Monday, August 17, 2009
The Guernsey Literary and Potato Peel Pie Society by Mary Ann Shaffer and Annie Barrows
9th July, 1946
I knew it! I knew you'd love Guernsey. The next-best thing to being here myself was having you here -- even for such a short visit. I'm happy that you know all m friends now, and they you. I'm particularly happy you enjoyed Kit's company so much. I regret to tell you that some of her fondness for you is due to your present, Elspeth the Lisping Bunny. Her admiration for Elspeth has caused her to take up lisping, and I am sorry to say, she is very good at it.
Dawsey just brought Kit home -- they have been visiting his new piglet. Kit asked if I was writing to Thidney. When I say yes, she said, "Thay I want him to come back thoon." Do you see what I mean about Elspeth?
Writer Juliet Ashton is living in London shortly after the Second World War when she receives a note from Dawsey Adams, a native of the British Channel Island of Guernsey (like the cows!) He saw her name written in a used book he bought and admired it so much that he looked Juliet up to tell her so. And so begins a correspondance between Juliet and the denizens of Guernsey - some of them anyway, mostly the members of a curious club called the Guernsey Literary and Potato Peel Pie Society. The book is an epistolary novel telling about the very real occupation of Guernsey and the other Channel Islands by Hitler's army in WWII. The letters describe various hardships, kindnesses and acts of heroism on the island during the five-year occupation. They are written directly to Juliet, who is planning to write an article, and then a book, on the occupation. She eventually becomes a pen pal to practically the entire island.
Each of the topics covered in the letters from the Guernseyites to Juliet is related to something that actually happened in the war. The book is fiction but the starvation endured by the islanders, the curfews and strict punishments imposed by the Germans, the concentration camps in Poland that islanders were occassionally sent to, and even the sending away of all the island's children just prior to the occupation were all factual events. Only the personal lives of the Guernsey inhabitants are totally ficitionalized.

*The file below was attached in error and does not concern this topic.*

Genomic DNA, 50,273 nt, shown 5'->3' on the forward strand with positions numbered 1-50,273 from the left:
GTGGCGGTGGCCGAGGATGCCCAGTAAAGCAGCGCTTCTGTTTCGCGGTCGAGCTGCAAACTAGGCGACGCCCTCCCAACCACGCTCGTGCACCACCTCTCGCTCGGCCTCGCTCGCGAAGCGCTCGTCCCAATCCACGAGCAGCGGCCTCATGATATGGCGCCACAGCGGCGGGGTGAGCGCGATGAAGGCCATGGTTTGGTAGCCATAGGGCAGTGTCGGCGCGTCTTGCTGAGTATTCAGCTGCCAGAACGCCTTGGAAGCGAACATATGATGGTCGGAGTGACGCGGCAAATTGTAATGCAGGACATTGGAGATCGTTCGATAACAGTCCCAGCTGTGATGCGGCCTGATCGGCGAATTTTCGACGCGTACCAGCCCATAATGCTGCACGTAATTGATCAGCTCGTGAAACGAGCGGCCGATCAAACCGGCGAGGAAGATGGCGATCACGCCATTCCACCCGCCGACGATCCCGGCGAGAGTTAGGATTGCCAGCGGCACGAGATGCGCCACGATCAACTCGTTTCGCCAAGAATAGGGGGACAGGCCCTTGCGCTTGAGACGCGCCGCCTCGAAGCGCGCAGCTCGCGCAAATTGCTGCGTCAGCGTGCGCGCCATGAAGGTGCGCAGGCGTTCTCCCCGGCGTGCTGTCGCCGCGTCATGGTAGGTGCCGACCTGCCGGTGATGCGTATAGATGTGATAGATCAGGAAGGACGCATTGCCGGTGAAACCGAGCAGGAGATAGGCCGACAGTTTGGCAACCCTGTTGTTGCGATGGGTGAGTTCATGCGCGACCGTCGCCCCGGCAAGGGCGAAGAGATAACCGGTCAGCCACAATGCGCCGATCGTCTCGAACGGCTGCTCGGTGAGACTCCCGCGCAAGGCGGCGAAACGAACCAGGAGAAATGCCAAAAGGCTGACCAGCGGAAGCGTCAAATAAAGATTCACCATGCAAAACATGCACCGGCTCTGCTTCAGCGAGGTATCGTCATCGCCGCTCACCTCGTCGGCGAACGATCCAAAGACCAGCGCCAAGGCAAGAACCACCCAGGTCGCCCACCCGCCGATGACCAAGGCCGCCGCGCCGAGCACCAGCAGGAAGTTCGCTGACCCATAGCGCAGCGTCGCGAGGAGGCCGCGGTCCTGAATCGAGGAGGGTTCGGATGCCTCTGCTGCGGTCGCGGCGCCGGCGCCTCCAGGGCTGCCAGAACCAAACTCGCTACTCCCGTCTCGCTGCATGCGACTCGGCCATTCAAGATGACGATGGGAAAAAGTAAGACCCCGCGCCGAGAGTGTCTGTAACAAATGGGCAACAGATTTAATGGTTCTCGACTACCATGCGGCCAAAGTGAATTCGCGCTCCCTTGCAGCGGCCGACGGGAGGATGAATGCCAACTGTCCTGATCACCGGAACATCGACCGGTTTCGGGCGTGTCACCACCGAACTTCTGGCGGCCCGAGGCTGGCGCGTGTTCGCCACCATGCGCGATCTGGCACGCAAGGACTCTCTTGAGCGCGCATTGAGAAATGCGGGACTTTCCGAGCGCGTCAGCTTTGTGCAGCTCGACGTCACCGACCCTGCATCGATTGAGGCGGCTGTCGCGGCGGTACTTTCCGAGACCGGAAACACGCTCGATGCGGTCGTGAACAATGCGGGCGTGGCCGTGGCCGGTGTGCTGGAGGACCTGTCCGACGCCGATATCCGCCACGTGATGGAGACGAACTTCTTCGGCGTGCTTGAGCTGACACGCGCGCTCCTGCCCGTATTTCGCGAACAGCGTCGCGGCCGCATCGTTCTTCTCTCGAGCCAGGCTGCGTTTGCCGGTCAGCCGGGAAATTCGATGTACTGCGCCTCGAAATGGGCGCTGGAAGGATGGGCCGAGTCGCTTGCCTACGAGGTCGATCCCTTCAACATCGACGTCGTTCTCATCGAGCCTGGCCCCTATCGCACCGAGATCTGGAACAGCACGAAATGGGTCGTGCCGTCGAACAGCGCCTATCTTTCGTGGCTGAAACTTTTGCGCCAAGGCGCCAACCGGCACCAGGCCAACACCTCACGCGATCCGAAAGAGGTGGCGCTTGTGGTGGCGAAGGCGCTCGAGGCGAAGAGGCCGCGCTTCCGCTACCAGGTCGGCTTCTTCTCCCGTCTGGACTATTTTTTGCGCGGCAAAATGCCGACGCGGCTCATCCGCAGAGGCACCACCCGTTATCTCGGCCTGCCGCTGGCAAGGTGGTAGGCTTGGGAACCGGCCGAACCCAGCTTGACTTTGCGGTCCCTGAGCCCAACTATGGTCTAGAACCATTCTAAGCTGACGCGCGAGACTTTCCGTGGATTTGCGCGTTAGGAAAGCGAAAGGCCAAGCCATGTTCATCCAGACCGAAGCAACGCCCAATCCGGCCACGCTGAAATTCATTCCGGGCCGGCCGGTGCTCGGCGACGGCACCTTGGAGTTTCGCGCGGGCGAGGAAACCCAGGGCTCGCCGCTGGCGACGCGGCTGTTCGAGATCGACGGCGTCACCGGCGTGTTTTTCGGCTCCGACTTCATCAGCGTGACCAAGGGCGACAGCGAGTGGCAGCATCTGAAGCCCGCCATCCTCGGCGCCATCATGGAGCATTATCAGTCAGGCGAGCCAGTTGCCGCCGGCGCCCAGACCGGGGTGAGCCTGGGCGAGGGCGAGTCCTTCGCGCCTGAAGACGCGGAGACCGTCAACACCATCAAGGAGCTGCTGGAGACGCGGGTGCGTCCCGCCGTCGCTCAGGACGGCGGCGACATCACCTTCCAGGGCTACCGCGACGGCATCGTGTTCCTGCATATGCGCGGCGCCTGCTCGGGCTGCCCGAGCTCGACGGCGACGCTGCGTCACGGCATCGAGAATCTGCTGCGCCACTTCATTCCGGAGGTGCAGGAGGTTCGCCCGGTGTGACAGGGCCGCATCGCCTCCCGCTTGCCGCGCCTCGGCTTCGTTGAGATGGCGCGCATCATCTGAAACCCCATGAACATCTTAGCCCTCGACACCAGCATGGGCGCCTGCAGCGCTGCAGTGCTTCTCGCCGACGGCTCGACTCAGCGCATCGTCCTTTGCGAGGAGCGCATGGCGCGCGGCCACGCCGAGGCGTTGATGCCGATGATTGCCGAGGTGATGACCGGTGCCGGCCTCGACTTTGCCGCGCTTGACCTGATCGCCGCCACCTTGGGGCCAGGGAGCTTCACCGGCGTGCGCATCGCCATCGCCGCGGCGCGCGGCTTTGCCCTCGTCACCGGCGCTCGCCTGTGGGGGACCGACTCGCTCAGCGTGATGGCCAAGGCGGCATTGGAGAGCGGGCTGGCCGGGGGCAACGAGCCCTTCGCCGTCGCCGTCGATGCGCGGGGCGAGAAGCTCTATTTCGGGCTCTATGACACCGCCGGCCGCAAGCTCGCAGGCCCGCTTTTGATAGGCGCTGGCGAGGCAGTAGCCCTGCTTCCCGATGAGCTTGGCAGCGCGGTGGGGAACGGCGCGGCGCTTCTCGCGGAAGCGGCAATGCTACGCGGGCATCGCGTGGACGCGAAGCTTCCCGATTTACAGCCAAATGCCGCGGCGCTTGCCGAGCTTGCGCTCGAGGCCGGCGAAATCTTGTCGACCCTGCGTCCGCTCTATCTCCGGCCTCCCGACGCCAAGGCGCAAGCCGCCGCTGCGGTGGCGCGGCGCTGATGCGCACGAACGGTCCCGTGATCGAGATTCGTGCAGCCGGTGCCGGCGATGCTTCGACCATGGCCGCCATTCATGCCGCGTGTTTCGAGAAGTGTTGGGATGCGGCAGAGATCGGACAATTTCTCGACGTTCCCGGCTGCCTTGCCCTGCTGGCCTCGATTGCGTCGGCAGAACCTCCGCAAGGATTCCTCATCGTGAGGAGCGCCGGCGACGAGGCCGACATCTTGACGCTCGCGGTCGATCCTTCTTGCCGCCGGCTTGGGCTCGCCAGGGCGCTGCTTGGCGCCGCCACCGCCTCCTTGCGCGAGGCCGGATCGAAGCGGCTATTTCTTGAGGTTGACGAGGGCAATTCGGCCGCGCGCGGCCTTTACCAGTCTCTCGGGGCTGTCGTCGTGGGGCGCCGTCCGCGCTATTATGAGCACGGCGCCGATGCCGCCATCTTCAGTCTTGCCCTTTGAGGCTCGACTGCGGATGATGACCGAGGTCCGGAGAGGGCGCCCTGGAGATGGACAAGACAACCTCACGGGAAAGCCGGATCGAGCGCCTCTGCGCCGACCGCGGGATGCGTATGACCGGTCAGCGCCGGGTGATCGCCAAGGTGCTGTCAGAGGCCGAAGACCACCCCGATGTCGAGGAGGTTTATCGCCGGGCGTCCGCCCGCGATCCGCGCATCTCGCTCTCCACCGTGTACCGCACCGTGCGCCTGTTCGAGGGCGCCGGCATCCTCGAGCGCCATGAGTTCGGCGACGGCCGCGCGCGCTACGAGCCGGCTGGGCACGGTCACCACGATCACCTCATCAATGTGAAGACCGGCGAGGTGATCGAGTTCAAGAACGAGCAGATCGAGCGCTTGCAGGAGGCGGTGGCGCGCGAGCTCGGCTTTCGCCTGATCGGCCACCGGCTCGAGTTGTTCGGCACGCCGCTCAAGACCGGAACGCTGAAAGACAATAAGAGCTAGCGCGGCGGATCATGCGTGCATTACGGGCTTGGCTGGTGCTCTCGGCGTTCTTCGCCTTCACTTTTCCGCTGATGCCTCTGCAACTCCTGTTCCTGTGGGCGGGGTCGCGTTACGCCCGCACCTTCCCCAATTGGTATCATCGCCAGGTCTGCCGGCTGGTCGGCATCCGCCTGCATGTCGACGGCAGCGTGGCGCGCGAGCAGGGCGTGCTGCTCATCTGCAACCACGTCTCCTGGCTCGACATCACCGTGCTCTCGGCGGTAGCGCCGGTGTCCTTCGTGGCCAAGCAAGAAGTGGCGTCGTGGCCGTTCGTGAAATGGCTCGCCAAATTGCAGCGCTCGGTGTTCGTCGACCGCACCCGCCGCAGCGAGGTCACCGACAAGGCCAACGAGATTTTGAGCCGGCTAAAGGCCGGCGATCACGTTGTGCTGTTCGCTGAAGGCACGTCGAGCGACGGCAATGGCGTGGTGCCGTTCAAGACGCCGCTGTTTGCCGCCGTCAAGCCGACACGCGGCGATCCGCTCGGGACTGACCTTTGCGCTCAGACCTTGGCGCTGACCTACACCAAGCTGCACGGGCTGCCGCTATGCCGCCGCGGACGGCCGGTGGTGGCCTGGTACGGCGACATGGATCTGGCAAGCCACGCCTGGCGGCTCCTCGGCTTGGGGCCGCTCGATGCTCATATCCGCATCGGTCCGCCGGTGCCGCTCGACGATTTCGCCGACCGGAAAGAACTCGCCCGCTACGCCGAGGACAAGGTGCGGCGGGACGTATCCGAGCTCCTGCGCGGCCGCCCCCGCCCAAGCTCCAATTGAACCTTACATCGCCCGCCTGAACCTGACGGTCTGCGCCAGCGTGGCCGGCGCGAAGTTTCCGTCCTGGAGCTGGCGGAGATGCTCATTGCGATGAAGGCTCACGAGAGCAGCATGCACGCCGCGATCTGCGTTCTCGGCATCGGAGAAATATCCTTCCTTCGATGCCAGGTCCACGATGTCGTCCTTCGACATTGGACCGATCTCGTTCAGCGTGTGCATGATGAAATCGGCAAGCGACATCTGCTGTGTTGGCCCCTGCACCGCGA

The letters find Juliet at a crossroads in her life; 32 and alone, she is practically a spinster by 1940s English standards. She has recently begun dating a roguish American who admires her good looks and fine pedigree and not much else about her. Her paramour is not pleased by Juliet's decision to move to Guernsey to research her book, which has increasingly revolved around the life of one woman. Elizabeth McKenna was the center of the Literary Society in Guernsey, until she was imprisoned in a concentration camp in Europe for hiding a young Polish boy from the Germans occupying the island. There, she dies after striking an overseer for beating another woman.
When Juliet moves to Guernsey she finds herself spending more and more time with the island batchelor Dawsey Adams and Elizabeth's orphan daughter Kit. At book's end, Juliet dumps the American, marries Dawsey and they adopt Kit. Hurray!
This book was a super quick read, partly because it was an engaging novel, and partly because I was in Honduras. Sadly, the original author died before the book was published. Her niece finished it and published the book.